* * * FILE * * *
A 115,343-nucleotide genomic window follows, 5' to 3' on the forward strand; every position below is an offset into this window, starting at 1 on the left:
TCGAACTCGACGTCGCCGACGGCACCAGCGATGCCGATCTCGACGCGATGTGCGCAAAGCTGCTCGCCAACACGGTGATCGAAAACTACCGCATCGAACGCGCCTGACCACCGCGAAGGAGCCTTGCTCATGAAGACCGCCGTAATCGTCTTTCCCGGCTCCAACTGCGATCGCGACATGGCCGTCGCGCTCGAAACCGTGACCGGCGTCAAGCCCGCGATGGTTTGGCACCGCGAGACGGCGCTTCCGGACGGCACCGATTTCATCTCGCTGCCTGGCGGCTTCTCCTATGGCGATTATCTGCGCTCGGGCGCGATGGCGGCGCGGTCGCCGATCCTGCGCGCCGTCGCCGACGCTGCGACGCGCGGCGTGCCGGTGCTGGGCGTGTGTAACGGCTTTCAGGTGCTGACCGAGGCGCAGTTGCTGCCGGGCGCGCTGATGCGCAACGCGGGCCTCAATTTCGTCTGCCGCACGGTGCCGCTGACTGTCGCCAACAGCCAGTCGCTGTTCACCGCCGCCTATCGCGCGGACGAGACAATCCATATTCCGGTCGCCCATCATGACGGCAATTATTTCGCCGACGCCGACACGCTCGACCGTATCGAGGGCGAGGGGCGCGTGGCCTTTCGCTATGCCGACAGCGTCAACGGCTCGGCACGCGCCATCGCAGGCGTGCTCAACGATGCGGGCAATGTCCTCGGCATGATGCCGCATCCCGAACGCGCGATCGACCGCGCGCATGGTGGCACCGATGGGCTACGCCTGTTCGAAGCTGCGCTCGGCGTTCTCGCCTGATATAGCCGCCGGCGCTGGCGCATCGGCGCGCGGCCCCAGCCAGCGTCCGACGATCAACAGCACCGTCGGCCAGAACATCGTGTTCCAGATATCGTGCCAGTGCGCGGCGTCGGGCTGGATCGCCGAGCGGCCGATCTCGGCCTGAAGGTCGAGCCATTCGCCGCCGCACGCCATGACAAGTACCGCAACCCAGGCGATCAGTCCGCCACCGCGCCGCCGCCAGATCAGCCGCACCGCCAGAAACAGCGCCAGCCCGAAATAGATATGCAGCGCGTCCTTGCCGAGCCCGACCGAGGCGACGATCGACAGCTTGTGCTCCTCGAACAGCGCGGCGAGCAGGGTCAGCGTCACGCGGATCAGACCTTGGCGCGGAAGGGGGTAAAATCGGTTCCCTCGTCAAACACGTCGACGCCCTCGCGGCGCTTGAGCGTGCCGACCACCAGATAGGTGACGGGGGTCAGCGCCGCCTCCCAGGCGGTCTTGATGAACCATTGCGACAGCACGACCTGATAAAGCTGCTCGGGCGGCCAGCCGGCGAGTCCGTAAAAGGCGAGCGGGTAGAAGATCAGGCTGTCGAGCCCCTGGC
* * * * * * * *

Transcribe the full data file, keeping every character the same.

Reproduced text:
A 115,343-nucleotide genomic window follows, 5' to 3' on the forward strand; every position below is an offset into this window, starting at 1 on the left:
TCGAACTCGACGTCGCCGACGGCACCAGCGATGCCGATCTCGACGCGATGTGCGCAAAGCTGCTCGCCAACACGGTGATCGAAAACTACCGCATCGAACGCGCCTGACCACCGCGAAGGAGCCTTGCTCATGAAGACCGCCGTAATCGTCTTTCCCGGCTCCAACTGCGATCGCGACATGGCCGTCGCGCTCGAAACCGTGACCGGCGTCAAGCCCGCGATGGTTTGGCACCGCGAGACGGCGCTTCCGGACGGCACCGATTTCATCTCGCTGCCTGGCGGCTTCTCCTATGGCGATTATCTGCGCTCGGGCGCGATGGCGGCGCGGTCGCCGATCCTGCGCGCCGTCGCCGACGCTGCGACGCGCGGCGTGCCGGTGCTGGGCGTGTGTAACGGCTTTCAGGTGCTGACCGAGGCGCAGTTGCTGCCGGGCGCGCTGATGCGCAACGCGGGCCTCAATTTCGTCTGCCGCACGGTGCCGCTGACTGTCGCCAACAGCCAGTCGCTGTTCACCGCCGCCTATCGCGCGGACGAGACAATCCATATTCCGGTCGCCCATCATGACGGCAATTATTTCGCCGACGCCGACACGCTCGACCGTATCGAGGGCGAGGGGCGCGTGGCCTTTCGCTATGCCGACAGCGTCAACGGCTCGGCACGCGCCATCGCAGGCGTGCTCAACGATGCGGGCAATGTCCTCGGCATGATGCCGCATCCCGAACGCGCGATCGACCGCGCGCATGGTGGCACCGATGGGCTACGCCTGTTCGAAGCTGCGCTCGGCGTTCTCGCCTGATATAGCCGCCGGCGCTGGCGCATCGGCGCGCGGCCCCAGCCAGCGTCCGACGATCAACAGCACCGTCGGCCAGAACATCGTGTTCCAGATATCGTGCCAGTGCGCGGCGTCGGGCTGGATCGCCGAGCGGCCGATCTCGGCCTGAAGGTCGAGCCATTCGCCGCCGCACGCCATGACAAGTACCGCAACCCAGGCGATCAGTCCGCCACCGCGCCGCCGCCAGATCAGCCGCACCGCCAGAAACAGCGCCAGCCCGAAATAGATATGCAGCGCGTCCTTGCCGAGCCCGACCGAGGCGACGATCGACAGCTTGTGCTCCTCGAACAGCGCGGCGAGCAGGGTCAGCGTCACGCGGATCAGACCTTGGCGCGGAAGGGGGTAAAATCGGTTCCCTCGTCAAACACGTCGACGCCCTCGCGGCGCTTGAGCGTGCCGACCACCAGATAGGTGACGGGGGTCAGCGCCGCCTCCCAGGCGGTCTTGATGAACCATTGCGACAGCACGACCTGATAAAGCTGCTCGGGCGGCCAGCCGGCGAGTCCGTAAAAGGCGAGCGGGTAGAAGATCAGGCTGTCGAGCCCCTGGC